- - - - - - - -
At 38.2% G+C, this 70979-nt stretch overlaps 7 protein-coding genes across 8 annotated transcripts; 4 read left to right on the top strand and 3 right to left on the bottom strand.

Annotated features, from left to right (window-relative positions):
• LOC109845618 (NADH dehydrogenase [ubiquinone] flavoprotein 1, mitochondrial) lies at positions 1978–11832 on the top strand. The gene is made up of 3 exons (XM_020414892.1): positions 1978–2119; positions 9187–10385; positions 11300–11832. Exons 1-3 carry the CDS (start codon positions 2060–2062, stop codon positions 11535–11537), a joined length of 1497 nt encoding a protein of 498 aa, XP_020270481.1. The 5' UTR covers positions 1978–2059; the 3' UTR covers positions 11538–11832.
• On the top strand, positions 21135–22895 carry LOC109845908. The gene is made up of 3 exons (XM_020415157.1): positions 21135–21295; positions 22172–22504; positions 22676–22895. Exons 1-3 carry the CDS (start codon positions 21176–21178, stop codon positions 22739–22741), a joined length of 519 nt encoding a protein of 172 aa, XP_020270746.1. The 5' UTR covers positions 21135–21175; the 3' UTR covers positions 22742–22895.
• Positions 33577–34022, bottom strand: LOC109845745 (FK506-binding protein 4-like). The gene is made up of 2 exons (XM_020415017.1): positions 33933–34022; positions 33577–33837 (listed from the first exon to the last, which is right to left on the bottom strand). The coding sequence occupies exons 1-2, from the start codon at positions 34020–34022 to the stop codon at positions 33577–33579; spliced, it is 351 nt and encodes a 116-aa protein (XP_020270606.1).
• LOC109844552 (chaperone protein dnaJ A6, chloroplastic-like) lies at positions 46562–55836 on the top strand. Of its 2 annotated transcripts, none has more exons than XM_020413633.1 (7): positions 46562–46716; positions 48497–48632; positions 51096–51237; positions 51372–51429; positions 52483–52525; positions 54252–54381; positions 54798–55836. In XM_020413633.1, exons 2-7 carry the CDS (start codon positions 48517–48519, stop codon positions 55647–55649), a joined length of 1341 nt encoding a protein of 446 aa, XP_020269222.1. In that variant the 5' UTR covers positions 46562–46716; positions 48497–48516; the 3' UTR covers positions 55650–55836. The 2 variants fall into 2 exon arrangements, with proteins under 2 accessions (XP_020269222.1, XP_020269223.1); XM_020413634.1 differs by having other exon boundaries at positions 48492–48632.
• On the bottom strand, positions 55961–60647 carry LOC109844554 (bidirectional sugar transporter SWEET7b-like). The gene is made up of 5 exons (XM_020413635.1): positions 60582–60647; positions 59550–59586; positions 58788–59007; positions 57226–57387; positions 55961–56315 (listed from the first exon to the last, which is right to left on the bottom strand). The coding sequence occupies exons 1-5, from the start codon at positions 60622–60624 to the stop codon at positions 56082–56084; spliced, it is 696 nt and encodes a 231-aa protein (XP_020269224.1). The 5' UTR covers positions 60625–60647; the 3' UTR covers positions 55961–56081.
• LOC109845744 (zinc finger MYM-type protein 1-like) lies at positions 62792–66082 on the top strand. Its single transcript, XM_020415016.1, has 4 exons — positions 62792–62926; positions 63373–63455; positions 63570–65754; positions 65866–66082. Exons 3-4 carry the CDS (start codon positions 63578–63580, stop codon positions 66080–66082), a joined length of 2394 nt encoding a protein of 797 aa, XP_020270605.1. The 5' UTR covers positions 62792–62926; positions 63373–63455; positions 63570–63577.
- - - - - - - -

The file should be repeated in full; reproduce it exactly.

At 38.2% G+C, this 70979-nt stretch overlaps 7 protein-coding genes across 8 annotated transcripts; 4 read left to right on the top strand and 3 right to left on the bottom strand.

Annotated features, from left to right (window-relative positions):
• LOC109845618 (NADH dehydrogenase [ubiquinone] flavoprotein 1, mitochondrial) lies at positions 1978–11832 on the top strand. The gene is made up of 3 exons (XM_020414892.1): positions 1978–2119; positions 9187–10385; positions 11300–11832. Exons 1-3 carry the CDS (start codon positions 2060–2062, stop codon positions 11535–11537), a joined length of 1497 nt encoding a protein of 498 aa, XP_020270481.1. The 5' UTR covers positions 1978–2059; the 3' UTR covers positions 11538–11832.
• On the top strand, positions 21135–22895 carry LOC109845908. The gene is made up of 3 exons (XM_020415157.1): positions 21135–21295; positions 22172–22504; positions 22676–22895. Exons 1-3 carry the CDS (start codon positions 21176–21178, stop codon positions 22739–22741), a joined length of 519 nt encoding a protein of 172 aa, XP_020270746.1. The 5' UTR covers positions 21135–21175; the 3' UTR covers positions 22742–22895.
• Positions 33577–34022, bottom strand: LOC109845745 (FK506-binding protein 4-like). The gene is made up of 2 exons (XM_020415017.1): positions 33933–34022; positions 33577–33837 (listed from the first exon to the last, which is right to left on the bottom strand). The coding sequence occupies exons 1-2, from the start codon at positions 34020–34022 to the stop codon at positions 33577–33579; spliced, it is 351 nt and encodes a 116-aa protein (XP_020270606.1).
• LOC109844552 (chaperone protein dnaJ A6, chloroplastic-like) lies at positions 46562–55836 on the top strand. Of its 2 annotated transcripts, none has more exons than XM_020413633.1 (7): positions 46562–46716; positions 48497–48632; positions 51096–51237; positions 51372–51429; positions 52483–52525; positions 54252–54381; positions 54798–55836. In XM_020413633.1, exons 2-7 carry the CDS (start codon positions 48517–48519, stop codon positions 55647–55649), a joined length of 1341 nt encoding a protein of 446 aa, XP_020269222.1. In that variant the 5' UTR covers positions 46562–46716; positions 48497–48516; the 3' UTR covers positions 55650–55836. The 2 variants fall into 2 exon arrangements, with proteins under 2 accessions (XP_020269222.1, XP_020269223.1); XM_020413634.1 differs by having other exon boundaries at positions 48492–48632.
• On the bottom strand, positions 55961–60647 carry LOC109844554 (bidirectional sugar transporter SWEET7b-like). The gene is made up of 5 exons (XM_020413635.1): positions 60582–60647; positions 59550–59586; positions 58788–59007; positions 57226–57387; positions 55961–56315 (listed from the first exon to the last, which is right to left on the bottom strand). The coding sequence occupies exons 1-5, from the start codon at positions 60622–60624 to the stop codon at positions 56082–56084; spliced, it is 696 nt and encodes a 231-aa protein (XP_020269224.1). The 5' UTR covers positions 60625–60647; the 3' UTR covers positions 55961–56081.
• LOC109845744 (zinc finger MYM-type protein 1-like) lies at positions 62792–66082 on the top strand. Its single transcript, XM_020415016.1, has 4 exons — positions 62792–62926; positions 63373–63455; positions 63570–65754; positions 65866–66082. Exons 3-4 carry the CDS (start codon positions 63578–63580, stop codon positions 66080–66082), a joined length of 2394 nt encoding a protein of 797 aa, XP_020270605.1. The 5' UTR covers positions 62792–62926; positions 63373–63455; positions 63570–63577.